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Filed under ADA, Bed Bugs, Conferences, Employee Practices, Food Illnesses, Guest Issues, Hotel Employees, Hotel Industry, Housekeeping, Human Resources, Legislation, Management And Ownership, OSHA, Pool And Spa, Privacy, Risk Management, Technology

Join Petra Risk Solutions at CH&LA’s S.A.F.E Forum & Expo


Register today at CH&LA

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Filed under Conferences, Crime, Guest Issues, Hotel Employees, Hotel Industry, Risk Management, Theft, Training

Safety & Security Tips for Hotel Management

Providing an accommodating atmosphere that doesn’t compromise safety is the biggest challenge that hotels face. Achieving these goals requires a multifaceted plan that starts with staff training and guest education about safety and security issues. Management must also consistently enforce established security policies, such as allowing only registered guests on hotel property. Constant planning to stay ahead of these issues is also a must, especially when the hotel hosts public events.

hotel security

Control Access
Controlling access is an important part of hotel security planning to prevent criminals from stealing money and valuables from guest rooms. Management must train contractors and staff in controlling room key distribution and restricting access to registered guests only. During off-hours, security personnel should be stationed at all main access points to greet people, while deterring anyone with no business on the property, including disruptive or intoxicated non-guests.


Educate Guests
Hotel staff has a responsibility to educate guests about safety and security responsibilities. The challenge is getting the message across without negatively affecting the customer’s experience. For example, the bellman can stress the importance of locking hotel room doors to prevent strangers from entering. Front desk clerks can also discourage guests from actions that leave them vulnerable to thieves, such as flashing room keys or yelling room numbers across the lobby.

Patrol Public Areas
Technology has come a long way in helping hotels to upgrade basic security measures. Closed-circuit TV cameras with recording systems are essential for securing such busy public spaces as bars, docks, lounges, and parking lots. However, these areas also allow open access for disruptive persons, muggers and pickpockets. Active monitoring of the camera images by staff and proper lighting reduces the opportunities for such crimes. Offering a security concierge to escort guests also minimizes the risk of non-assaultive crimes, such as luggage thefts.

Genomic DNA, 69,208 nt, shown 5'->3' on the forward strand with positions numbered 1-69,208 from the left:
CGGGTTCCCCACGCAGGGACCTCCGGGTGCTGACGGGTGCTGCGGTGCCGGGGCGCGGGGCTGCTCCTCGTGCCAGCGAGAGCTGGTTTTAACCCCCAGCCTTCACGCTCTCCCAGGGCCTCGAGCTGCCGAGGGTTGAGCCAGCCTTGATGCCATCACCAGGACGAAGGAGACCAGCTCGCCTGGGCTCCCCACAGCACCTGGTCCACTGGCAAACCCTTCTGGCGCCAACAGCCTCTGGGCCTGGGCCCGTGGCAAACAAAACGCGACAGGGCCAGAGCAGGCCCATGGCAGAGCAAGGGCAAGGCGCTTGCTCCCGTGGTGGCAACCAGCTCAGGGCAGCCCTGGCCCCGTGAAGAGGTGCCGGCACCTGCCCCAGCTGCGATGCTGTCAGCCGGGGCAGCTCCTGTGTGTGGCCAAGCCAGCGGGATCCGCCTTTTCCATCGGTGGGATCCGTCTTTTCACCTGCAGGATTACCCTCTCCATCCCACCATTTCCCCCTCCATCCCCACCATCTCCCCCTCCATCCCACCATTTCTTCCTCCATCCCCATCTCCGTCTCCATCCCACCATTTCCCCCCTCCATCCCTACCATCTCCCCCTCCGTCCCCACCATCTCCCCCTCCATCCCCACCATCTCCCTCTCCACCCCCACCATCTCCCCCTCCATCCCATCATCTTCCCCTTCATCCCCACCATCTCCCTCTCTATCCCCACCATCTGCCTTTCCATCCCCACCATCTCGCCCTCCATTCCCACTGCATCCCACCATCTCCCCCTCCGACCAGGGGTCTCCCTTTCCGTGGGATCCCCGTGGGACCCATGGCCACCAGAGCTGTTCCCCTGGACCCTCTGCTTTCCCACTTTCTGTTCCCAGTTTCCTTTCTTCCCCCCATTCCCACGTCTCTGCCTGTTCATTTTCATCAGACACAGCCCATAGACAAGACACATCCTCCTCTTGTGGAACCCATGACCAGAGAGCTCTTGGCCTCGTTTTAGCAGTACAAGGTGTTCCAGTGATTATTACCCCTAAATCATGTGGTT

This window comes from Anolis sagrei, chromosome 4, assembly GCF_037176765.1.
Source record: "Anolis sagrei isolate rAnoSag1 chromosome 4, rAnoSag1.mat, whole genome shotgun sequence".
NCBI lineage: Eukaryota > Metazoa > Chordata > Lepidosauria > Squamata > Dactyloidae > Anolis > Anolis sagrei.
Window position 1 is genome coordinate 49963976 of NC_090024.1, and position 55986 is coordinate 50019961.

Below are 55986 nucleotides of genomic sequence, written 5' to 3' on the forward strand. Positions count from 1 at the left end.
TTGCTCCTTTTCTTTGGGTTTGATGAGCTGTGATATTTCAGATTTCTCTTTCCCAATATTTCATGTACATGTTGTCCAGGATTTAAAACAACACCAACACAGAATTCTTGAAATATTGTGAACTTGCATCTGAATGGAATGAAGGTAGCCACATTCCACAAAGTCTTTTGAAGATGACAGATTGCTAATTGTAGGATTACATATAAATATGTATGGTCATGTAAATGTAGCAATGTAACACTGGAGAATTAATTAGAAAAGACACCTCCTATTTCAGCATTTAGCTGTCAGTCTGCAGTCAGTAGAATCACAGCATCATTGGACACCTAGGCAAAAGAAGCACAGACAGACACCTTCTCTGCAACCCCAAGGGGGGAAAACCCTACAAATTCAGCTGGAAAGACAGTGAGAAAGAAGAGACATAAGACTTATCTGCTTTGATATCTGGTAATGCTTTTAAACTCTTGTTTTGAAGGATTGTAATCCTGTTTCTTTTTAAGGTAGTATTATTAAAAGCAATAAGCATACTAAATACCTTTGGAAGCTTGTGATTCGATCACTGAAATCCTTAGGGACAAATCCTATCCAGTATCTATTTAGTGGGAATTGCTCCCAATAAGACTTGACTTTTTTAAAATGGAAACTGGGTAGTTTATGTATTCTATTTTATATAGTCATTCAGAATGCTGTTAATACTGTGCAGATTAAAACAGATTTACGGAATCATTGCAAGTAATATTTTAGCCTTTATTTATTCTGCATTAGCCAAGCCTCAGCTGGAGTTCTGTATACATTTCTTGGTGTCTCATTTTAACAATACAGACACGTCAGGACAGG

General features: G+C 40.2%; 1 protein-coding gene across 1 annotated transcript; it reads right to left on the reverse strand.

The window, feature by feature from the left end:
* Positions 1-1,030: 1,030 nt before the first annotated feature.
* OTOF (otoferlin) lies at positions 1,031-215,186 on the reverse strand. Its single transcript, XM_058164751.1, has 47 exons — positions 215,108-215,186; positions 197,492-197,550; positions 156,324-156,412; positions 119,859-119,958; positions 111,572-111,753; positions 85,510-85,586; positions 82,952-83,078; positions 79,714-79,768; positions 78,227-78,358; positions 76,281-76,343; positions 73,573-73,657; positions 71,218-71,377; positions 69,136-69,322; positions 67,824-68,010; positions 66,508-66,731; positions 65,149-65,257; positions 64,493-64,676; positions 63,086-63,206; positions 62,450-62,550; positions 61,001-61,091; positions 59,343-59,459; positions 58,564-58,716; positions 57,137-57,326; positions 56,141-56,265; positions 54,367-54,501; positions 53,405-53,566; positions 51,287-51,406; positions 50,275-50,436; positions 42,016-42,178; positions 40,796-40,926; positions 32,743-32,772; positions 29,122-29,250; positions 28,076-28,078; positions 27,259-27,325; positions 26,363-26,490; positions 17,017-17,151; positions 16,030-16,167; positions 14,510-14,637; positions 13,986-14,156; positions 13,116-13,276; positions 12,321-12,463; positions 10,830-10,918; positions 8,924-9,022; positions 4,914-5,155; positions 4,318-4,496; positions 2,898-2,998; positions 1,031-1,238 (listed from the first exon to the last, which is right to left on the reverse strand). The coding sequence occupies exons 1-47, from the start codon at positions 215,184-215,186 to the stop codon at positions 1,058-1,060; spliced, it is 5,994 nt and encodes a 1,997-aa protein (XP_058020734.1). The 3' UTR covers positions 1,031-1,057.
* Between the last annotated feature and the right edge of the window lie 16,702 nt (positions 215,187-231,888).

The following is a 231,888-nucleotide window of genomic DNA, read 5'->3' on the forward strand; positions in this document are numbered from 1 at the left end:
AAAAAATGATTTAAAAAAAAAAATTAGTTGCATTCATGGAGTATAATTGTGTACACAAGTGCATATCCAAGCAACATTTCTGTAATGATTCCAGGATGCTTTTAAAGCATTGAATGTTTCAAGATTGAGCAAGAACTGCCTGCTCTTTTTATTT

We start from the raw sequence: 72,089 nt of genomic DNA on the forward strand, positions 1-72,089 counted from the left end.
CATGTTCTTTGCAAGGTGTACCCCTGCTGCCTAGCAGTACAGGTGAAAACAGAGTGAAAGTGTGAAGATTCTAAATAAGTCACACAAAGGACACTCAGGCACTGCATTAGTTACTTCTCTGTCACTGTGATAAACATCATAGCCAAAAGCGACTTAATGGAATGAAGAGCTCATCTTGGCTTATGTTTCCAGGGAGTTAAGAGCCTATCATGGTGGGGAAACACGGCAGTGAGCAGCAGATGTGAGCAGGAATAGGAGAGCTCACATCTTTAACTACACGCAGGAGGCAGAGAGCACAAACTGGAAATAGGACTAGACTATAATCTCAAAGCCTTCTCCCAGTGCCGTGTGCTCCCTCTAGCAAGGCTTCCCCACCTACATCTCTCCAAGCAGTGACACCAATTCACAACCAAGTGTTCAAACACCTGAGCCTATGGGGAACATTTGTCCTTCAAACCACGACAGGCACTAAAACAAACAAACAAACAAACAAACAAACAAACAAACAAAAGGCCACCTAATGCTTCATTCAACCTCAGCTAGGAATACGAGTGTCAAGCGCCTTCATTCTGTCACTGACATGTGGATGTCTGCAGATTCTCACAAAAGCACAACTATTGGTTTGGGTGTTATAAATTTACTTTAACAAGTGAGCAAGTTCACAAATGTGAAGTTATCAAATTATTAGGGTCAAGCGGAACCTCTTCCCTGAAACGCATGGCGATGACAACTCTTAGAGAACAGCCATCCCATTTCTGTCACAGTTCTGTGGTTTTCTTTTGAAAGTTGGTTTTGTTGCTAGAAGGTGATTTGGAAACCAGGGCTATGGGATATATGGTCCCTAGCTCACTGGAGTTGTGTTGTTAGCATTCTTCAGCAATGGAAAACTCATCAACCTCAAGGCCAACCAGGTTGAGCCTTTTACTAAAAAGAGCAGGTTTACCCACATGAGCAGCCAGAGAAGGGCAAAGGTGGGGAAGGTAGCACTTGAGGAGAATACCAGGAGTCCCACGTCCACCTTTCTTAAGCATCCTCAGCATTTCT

Advance Measures
Communicating basic safety and security measures becomes even more important at public events such as conventions, where travelers may feel as if they’re leaving real world dangers behind. To head off problems, management should send advance communiques to event attendees. The notices should contain basic safety tips, such as the need for locking doors, not leaving cellphones and laptops unattended, and being alert in public areas.

For more info: ( http://bit.ly/2agiHgI )

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Filed under Crime, Guest Issues, Management And Ownership, Risk Management

Successful Education Session at CH&LA SoCal Conference

Petra Risk Solutions had a successful education session at CH&LA‘s SoCal Conference. Todd Seiders, CLSD, Director of Risk Management, presented “Today’s Safety & Security Challenges for Hotels”. Over 100 people attended! They walked away educated and with a better understanding on how to handle phone scams, human trafficking situations, renting hotel room to minors, ADA scams, and the recent Erin Andrews/ privacy ruling.  Todd CH&LA NoCal & SoCal conference

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Filed under Claims, Conferences, Crime, Guest Issues, Hotel Employees, Hotel Industry, Hotel Restaurant, Insurance, Risk Management, Theft

Join Petra Risk Solutions at CH&LA’s California Conferences

CHLA Marketing Flyer 040116 FINAL

For more information on the Northern California Hotel & Lodging Conference, click here!

For more information on the Southern California Hotel & Lodging Conference, click here!

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Filed under Conferences, Hotel Industry, Management And Ownership, Risk Management, Technology

Next-Gen Leaders Must Be Open to Change

This year’s Asian American Hotel Owners Association convention was all about success and how to achieve positive performance in an era of new brand launches, generational leadership change, and external disruptors.

Mike Leven, president and COO of Las Vegas Sands Corporation and an original organizer of what would become AAHOA, kicked off Thursday’s general session with a call to action for the rising tide of second-generation Asian-American hoteliers who are growing their own footprints in the business.


“What happens when you are successful?” he asked. “You stop doing what made you get there in the first place, and that’s where the danger comes in.”

Leven said that as the industry faces change, the next generation of leaders must change with it, especially if they hope to be successful during downturns.

“The status quo is a prescription for failure,” he said. “You have a responsibility to continue to be dynamic in the search for change, for doing things different, for not being satisfied.”

Hotel franchise company executives echoed those statements on Thursday’s “Industry CEOs” panel and encouraged members to continue to be involved in their franchise organizations and the larger industry.

The CEOs shared insight into consumer trends, highlighting why creating excellent guest experiences will translate into strong bottom-line performance.